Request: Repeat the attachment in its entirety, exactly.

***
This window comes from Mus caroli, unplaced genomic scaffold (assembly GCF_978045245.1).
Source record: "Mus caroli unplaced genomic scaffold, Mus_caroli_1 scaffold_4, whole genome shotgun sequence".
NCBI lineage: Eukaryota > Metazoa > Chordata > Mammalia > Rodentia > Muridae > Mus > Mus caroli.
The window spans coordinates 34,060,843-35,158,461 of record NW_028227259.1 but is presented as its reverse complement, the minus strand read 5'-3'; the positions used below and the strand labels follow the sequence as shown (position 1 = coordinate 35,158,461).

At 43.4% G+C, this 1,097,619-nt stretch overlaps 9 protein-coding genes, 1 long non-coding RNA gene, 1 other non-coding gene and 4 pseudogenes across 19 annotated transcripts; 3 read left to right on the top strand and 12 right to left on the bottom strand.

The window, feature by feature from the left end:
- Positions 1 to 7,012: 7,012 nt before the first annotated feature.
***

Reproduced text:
This window comes from Mus caroli, unplaced genomic scaffold (assembly GCF_978045245.1).
Source record: "Mus caroli unplaced genomic scaffold, Mus_caroli_1 scaffold_4, whole genome shotgun sequence".
NCBI lineage: Eukaryota > Metazoa > Chordata > Mammalia > Rodentia > Muridae > Mus > Mus caroli.
The window spans coordinates 34,060,843-35,158,461 of record NW_028227259.1 but is presented as its reverse complement, the minus strand read 5'-3'; the positions used below and the strand labels follow the sequence as shown (position 1 = coordinate 35,158,461).

At 43.4% G+C, this 1,097,619-nt stretch overlaps 9 protein-coding genes, 1 long non-coding RNA gene, 1 other non-coding gene and 4 pseudogenes across 19 annotated transcripts; 3 read left to right on the top strand and 12 right to left on the bottom strand.

The window, feature by feature from the left end:
- Positions 1 to 7,012: 7,012 nt before the first annotated feature.